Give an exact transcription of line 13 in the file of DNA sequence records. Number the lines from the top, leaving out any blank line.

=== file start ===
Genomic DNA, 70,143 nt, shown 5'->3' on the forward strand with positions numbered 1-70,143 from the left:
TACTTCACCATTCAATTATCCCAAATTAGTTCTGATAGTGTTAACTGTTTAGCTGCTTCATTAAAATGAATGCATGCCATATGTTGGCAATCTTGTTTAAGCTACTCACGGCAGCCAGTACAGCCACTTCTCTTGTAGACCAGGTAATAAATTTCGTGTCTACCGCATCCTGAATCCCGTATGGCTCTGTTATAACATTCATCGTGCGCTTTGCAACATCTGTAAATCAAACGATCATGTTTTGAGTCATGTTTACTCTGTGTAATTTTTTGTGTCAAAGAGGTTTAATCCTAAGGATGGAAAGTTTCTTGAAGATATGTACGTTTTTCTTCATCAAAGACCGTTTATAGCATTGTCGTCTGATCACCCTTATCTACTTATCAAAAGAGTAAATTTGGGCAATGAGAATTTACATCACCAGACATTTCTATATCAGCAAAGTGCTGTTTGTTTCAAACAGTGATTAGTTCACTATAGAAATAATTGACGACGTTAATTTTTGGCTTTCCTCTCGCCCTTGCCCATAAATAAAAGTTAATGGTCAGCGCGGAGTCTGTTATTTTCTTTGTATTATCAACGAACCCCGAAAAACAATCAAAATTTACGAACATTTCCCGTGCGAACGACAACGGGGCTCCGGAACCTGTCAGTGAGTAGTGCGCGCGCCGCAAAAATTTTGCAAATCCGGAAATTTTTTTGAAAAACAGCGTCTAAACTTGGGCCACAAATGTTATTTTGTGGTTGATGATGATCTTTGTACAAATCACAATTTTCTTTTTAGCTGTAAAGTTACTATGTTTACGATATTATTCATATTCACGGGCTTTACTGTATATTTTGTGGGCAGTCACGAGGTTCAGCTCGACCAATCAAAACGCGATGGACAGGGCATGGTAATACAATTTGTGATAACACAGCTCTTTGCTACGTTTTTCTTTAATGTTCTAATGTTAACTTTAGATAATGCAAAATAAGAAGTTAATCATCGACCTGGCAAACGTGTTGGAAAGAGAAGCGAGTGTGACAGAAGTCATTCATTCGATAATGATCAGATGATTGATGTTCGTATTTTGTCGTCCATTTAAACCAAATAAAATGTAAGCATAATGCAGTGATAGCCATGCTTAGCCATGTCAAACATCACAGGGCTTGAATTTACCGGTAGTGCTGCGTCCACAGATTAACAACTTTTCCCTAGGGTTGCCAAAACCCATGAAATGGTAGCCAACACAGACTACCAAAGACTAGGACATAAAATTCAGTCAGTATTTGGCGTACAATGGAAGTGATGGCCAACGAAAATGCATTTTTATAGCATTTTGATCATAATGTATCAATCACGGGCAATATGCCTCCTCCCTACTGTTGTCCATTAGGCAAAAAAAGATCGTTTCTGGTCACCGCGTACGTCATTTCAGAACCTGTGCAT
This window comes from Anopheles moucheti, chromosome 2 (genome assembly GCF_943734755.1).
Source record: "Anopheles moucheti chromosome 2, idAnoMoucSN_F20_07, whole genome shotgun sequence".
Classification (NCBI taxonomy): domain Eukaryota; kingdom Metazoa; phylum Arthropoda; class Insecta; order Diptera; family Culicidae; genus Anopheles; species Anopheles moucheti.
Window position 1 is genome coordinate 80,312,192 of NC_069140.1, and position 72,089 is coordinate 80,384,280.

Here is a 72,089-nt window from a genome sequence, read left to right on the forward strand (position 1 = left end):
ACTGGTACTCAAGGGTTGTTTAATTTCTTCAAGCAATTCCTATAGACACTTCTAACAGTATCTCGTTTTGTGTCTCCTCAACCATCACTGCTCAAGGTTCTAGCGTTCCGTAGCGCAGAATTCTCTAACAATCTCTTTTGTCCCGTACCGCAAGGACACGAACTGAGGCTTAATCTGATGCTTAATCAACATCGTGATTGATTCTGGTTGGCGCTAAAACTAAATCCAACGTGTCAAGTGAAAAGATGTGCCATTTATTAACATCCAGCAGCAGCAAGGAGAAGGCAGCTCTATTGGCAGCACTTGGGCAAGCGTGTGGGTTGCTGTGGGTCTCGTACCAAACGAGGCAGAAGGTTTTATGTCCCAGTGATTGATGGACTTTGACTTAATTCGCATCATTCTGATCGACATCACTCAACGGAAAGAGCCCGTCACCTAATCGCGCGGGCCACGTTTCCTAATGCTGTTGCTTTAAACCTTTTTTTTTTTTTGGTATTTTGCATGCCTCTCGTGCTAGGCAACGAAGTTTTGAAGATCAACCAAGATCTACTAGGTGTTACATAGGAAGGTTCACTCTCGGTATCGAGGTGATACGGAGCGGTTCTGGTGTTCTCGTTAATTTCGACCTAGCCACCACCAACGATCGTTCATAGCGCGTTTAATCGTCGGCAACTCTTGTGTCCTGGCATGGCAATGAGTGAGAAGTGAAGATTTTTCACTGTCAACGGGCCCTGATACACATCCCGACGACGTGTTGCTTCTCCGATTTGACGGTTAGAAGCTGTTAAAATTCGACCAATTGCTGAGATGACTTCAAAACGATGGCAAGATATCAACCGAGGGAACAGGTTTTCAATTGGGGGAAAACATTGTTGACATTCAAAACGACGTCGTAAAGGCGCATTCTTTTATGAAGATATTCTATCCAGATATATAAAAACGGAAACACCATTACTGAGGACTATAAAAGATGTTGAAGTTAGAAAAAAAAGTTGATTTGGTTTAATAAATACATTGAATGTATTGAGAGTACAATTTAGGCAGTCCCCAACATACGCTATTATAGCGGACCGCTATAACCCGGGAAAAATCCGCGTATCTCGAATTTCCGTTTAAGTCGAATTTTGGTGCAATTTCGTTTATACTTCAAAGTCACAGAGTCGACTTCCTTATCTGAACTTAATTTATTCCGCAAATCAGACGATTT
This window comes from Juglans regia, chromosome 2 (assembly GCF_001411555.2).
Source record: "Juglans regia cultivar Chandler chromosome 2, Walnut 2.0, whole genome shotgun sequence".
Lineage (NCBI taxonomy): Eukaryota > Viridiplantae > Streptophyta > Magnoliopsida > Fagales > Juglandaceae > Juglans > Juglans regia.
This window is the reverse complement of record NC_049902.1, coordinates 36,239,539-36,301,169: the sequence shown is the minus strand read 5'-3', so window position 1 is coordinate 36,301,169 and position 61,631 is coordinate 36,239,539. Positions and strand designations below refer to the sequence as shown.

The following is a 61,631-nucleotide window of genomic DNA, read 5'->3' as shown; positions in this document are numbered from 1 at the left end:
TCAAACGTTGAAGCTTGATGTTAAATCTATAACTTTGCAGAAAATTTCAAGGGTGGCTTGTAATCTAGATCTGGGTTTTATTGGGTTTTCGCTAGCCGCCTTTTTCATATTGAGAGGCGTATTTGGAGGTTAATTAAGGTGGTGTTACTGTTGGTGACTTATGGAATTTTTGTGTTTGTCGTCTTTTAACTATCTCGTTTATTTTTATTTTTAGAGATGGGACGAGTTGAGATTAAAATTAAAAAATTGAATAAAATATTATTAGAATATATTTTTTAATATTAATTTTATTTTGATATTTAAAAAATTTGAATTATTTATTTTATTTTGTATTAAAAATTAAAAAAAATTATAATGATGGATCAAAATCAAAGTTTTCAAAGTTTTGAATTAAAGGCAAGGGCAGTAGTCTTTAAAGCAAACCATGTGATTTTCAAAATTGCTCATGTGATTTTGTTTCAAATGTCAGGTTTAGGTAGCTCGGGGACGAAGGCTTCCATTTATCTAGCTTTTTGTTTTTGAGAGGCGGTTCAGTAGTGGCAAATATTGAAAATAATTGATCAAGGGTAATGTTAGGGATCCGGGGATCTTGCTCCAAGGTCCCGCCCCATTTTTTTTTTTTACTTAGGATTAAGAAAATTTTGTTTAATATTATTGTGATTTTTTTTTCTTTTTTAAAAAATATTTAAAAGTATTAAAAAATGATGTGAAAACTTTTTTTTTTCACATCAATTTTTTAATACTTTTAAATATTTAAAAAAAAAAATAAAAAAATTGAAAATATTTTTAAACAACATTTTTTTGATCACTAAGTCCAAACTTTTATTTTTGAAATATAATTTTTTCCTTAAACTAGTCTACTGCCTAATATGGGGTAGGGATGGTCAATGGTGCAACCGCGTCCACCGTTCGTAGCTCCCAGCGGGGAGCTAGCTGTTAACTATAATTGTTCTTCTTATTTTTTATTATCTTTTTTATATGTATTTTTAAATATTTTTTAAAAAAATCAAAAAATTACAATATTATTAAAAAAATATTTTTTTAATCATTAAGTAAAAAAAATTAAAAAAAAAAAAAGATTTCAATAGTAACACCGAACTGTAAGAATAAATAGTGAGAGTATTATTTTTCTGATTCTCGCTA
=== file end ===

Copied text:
The following is a 61,631-nucleotide window of genomic DNA, read 5'->3' as shown; positions in this document are numbered from 1 at the left end: